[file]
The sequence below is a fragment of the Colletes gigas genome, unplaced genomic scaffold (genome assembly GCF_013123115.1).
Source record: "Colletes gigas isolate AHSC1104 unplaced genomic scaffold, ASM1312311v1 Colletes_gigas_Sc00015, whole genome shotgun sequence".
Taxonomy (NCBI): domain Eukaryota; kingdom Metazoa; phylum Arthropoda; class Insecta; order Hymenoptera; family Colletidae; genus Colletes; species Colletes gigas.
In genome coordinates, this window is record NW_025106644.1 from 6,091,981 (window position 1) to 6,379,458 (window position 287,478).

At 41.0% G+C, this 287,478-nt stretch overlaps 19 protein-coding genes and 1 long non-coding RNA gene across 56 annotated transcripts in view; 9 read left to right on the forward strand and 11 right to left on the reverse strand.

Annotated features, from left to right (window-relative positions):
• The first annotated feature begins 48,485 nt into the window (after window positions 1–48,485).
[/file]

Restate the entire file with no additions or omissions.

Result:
The sequence below is a fragment of the Colletes gigas genome, unplaced genomic scaffold (genome assembly GCF_013123115.1).
Source record: "Colletes gigas isolate AHSC1104 unplaced genomic scaffold, ASM1312311v1 Colletes_gigas_Sc00015, whole genome shotgun sequence".
Taxonomy (NCBI): domain Eukaryota; kingdom Metazoa; phylum Arthropoda; class Insecta; order Hymenoptera; family Colletidae; genus Colletes; species Colletes gigas.
In genome coordinates, this window is record NW_025106644.1 from 6,091,981 (window position 1) to 6,379,458 (window position 287,478).

At 41.0% G+C, this 287,478-nt stretch overlaps 19 protein-coding genes and 1 long non-coding RNA gene across 56 annotated transcripts in view; 9 read left to right on the forward strand and 11 right to left on the reverse strand.

Annotated features, from left to right (window-relative positions):
• The first annotated feature begins 48,485 nt into the window (after window positions 1–48,485).